One of the subjects getting a lot of attention and discussion among dairy farmers and consumers is “plant-based” milk. It can be found in the dairy case right alongside the cow’s milk.
Many of the containers are very colorful and attention-getting. We are also seeing numerous appealing ads for these “fake milks” on television and in magazines. All of this has brought about one of my late night spells of just thinkin’.
Let’s talk about one of the most popular ones, almond milk. In order to become a contributor to the production of almond milk, the farmer must first plant almonds. The almonds then begin to grow as small trees. When the trees are mature, they will produce a crop of almonds. When the almonds are ready, they will be harvested and trucked to a plant that makes almond milk.
They will be placed in a machine with several parts that work together to crush the almonds. Water will be added and the mixture will be allowed to sit until the proper stage is achieved. It will then be strained to separate the liquid from the pulp. Then additives such as sea salt, starch, stabilizer, carrageenan (made from red seaweed), flavoring, spring water, calcium carbonate, tapioca and lecithin are often added to the liquid.
When the desired product is achieved, it is packaged and sent to the grocery stores. Research is being done to find ways to incorporate almond byproducts into other industries. Almond milk is called a plant-based milk, however, those almonds come from trees, so shouldn’t it be referred to as “tree-based” milk?
Now let’s talk about the dairy farmer and his contribution to the production of milk. In order to produce his product, he must first plant seeds to grow alfalfa, rye, and other forages to harvest for hay or silage and corn for corn silage. These plants will come up and grow until they are ready for harvesting. He will also need a proper feed ration that will be made from various grains and ingredients that also come from seeds and plants.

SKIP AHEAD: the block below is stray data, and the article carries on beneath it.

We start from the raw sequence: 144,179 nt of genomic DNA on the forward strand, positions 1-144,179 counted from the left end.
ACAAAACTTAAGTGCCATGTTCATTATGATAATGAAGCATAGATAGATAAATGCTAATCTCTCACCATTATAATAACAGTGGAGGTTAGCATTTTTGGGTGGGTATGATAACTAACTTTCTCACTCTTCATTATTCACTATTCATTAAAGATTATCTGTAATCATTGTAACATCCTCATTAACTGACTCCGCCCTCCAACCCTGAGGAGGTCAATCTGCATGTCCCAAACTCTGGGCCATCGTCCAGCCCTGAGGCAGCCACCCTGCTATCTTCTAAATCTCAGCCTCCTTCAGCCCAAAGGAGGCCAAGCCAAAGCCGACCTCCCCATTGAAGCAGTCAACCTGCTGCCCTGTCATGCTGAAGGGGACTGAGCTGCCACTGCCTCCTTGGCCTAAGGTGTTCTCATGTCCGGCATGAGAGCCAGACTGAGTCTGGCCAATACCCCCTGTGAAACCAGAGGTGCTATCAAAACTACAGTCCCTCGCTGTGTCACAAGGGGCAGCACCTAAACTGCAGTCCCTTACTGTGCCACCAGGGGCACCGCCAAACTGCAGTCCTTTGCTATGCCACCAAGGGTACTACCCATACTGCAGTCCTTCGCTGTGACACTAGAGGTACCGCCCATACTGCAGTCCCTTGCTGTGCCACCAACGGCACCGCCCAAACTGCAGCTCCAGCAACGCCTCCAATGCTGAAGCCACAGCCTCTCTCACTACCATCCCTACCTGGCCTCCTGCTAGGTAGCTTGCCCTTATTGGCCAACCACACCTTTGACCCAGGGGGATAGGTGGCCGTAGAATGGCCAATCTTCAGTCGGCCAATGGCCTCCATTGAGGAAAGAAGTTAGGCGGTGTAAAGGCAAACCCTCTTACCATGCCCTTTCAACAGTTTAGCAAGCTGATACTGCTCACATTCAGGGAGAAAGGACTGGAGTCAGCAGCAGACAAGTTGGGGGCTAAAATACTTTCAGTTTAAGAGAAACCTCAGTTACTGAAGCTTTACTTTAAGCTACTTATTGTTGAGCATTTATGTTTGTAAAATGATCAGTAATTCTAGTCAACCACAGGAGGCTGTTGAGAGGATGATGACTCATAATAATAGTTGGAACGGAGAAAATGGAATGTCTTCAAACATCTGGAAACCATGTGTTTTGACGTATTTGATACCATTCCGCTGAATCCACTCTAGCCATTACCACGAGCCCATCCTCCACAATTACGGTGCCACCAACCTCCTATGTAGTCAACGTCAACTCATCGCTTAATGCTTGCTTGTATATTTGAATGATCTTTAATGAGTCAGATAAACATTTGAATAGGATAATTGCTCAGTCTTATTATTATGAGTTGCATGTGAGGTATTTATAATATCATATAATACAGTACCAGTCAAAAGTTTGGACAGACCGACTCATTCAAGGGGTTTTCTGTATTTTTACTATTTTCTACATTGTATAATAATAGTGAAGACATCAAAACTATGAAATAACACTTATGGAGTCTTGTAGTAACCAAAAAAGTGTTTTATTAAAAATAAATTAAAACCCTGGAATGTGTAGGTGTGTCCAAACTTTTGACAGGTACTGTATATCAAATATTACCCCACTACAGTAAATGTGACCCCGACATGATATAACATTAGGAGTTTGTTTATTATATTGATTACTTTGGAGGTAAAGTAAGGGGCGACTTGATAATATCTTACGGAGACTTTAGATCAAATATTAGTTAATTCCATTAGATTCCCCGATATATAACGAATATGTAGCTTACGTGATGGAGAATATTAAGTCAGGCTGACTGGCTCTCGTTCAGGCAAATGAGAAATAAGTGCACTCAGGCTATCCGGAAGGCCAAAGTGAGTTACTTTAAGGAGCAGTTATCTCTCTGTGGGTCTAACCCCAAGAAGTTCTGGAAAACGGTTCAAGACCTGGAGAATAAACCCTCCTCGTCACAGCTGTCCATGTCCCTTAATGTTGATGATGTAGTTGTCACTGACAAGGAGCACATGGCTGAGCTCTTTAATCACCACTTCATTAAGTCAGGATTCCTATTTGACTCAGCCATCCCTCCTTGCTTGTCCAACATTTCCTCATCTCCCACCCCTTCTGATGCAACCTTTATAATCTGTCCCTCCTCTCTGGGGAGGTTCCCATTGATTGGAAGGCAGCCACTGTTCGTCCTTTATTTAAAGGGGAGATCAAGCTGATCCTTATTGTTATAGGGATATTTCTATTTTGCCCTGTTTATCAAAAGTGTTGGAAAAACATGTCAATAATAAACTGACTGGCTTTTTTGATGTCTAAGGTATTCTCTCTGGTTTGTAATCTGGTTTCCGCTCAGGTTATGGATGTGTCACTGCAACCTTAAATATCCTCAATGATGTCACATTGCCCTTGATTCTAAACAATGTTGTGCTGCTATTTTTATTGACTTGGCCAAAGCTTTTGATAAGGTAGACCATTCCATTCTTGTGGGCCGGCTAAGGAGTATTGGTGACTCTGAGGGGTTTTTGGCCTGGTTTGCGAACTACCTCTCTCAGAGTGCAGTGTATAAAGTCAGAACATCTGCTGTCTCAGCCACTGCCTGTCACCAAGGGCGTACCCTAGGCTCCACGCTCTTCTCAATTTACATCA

Great care is taken in selecting the various crops used. The forages and concentrates will then be fed into a mobile processing unit that has many working parts. Water will be added and the plant products will be chewed, swallowed, and then re-chewed and will work their way through the mobile processing unit, where they will be utilized in creating the product. Among the many parts in the mobile processing unit are four that are most important in the processing and finishing of the product.
The product is then extracted using special machines for that purpose. The product is then strained and cooled and stored in large tanks where it will remain until picked up by huge tank trucks to be taken to the processor. There is no need to put any additives in the dairy farmer’s product, as it already contains calcium, protein, riboflavin, and potassium.
No need for flavoring, as it already tastes good. Waste products that are left from the mobile processing unit are all natural and are returned to fields and gardens to enrich the soil. The dairy farmer strives to keep his mobile processing unit in good working condition and turning out lots of the product.
Milk is not only consumed by many people, it is used to make numerous different dairy products — ice cream, cottage cheese, yogurt, butter and many kinds of cheese. The product begins with plants, and plants are consumed by the mobile processing unit throughout the process of making milk.
Everyone who knows me knows that I am good at expressing my opinion. Therefore, after thinking about these facts, it is my opinion that cow’s milk and all dairy products made from it should be referred to as “plant based” and labeled as “plant based” in advertising. I rest my case.
Barb Lumley wrote this column to be published in The Circleville Herald. The views of this column may not necessarily reflect that of the newspaper.